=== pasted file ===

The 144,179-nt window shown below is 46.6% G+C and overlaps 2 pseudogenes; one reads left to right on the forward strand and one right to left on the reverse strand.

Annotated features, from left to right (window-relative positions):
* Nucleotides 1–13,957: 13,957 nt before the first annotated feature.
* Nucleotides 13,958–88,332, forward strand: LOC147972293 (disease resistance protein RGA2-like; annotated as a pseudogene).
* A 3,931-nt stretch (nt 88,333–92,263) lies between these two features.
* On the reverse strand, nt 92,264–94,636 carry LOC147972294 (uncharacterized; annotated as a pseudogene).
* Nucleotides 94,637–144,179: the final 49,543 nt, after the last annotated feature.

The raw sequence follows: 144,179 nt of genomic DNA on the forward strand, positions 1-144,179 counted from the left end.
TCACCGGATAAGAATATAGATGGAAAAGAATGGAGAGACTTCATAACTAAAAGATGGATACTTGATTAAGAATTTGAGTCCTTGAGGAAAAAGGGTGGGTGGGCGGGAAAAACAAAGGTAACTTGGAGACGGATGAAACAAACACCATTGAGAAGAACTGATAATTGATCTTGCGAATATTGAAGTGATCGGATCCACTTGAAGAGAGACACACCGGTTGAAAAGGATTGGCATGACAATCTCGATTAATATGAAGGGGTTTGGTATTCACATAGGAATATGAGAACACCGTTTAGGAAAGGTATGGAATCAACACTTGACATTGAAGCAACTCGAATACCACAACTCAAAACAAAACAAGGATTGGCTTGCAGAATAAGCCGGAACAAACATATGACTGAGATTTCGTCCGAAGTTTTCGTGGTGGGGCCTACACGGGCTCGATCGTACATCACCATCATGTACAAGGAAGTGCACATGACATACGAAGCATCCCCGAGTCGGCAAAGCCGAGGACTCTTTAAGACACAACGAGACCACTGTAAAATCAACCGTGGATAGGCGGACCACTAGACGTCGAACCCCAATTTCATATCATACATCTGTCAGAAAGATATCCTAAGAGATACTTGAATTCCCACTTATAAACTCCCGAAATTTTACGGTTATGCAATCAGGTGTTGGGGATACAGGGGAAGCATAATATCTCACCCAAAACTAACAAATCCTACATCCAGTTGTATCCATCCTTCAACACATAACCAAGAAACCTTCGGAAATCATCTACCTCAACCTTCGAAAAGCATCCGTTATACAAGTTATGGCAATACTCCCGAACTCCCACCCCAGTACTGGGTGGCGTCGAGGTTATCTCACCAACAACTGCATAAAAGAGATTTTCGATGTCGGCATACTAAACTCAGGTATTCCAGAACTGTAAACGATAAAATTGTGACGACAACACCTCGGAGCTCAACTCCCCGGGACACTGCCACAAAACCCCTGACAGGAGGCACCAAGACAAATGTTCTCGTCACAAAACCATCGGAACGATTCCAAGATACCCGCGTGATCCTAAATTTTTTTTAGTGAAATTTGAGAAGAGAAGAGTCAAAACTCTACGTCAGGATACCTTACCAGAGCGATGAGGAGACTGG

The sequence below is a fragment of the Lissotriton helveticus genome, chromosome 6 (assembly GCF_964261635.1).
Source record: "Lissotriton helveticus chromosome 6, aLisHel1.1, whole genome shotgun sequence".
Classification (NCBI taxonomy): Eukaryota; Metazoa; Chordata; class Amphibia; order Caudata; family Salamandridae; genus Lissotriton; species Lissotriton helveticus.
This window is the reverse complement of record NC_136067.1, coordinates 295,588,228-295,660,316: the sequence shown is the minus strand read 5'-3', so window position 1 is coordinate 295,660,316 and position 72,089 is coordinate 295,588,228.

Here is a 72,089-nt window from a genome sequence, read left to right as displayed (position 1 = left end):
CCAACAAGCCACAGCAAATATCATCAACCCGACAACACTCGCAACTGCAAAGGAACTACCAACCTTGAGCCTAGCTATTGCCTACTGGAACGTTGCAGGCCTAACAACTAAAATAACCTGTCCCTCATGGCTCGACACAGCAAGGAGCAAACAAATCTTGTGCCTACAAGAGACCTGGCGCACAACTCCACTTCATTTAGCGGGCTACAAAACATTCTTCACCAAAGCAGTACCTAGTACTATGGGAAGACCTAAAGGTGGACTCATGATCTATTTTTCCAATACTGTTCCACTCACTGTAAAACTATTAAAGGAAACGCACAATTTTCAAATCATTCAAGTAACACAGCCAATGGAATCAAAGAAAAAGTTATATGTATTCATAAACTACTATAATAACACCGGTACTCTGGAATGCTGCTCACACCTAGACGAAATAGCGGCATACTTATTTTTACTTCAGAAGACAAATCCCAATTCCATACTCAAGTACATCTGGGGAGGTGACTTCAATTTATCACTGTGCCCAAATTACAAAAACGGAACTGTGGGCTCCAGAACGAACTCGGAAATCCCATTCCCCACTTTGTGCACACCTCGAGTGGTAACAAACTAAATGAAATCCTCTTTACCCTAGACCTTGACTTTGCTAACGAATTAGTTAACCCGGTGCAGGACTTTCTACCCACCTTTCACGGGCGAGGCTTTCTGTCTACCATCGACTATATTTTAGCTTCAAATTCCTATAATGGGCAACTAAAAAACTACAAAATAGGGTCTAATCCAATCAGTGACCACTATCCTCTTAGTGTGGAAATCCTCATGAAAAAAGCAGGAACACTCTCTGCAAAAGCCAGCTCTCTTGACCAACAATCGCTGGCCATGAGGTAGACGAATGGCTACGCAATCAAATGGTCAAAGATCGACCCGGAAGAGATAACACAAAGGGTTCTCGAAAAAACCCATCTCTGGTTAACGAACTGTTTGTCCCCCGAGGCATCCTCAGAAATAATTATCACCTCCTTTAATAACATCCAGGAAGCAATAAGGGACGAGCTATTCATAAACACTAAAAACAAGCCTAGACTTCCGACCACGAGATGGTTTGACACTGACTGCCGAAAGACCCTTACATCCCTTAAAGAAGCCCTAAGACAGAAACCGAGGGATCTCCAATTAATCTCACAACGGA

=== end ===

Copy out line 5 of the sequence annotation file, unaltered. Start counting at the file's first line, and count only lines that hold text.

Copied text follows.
* A 3,931-nt stretch (nt 88,333–92,263) lies between these two features.